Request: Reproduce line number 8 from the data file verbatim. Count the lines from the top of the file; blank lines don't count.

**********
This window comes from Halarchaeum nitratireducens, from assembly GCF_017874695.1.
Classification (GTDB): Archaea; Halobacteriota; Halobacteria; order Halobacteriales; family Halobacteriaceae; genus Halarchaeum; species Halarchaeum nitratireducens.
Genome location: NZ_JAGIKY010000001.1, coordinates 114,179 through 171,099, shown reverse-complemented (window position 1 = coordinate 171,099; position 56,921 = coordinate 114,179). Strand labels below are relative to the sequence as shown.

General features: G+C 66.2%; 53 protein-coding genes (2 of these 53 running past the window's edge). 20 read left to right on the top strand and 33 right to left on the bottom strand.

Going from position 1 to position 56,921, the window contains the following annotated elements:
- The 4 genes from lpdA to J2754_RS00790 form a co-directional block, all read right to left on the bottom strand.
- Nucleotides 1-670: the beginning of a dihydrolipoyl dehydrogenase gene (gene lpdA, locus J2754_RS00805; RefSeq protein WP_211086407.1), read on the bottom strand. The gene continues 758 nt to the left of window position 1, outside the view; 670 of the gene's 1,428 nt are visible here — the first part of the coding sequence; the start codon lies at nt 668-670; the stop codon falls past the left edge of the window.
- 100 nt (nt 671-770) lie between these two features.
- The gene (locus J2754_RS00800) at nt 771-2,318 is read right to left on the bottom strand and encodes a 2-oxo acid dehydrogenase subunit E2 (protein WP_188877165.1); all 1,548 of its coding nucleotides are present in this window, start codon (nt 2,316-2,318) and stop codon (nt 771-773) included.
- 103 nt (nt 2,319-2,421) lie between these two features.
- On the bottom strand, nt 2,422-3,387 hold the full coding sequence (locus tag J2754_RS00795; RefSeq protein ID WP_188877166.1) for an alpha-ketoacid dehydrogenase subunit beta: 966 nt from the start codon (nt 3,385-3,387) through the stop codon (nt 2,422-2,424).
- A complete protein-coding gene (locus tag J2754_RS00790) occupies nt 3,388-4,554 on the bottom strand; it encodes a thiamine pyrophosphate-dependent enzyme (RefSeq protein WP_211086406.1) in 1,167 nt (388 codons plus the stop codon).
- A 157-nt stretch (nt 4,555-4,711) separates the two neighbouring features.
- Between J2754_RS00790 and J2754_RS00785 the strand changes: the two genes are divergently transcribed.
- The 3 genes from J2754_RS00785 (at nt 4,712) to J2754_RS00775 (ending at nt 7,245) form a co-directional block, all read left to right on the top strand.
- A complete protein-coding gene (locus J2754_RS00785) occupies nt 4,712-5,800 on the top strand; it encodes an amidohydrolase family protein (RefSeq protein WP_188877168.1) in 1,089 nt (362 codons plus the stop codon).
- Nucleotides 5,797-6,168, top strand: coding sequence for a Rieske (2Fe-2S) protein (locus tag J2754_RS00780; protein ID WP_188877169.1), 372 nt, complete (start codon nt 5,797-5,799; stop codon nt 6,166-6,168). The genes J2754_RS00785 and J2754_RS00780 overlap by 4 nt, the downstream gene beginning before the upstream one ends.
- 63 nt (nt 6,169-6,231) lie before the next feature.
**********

- 100 nt (nt 671-770) lie between these two features.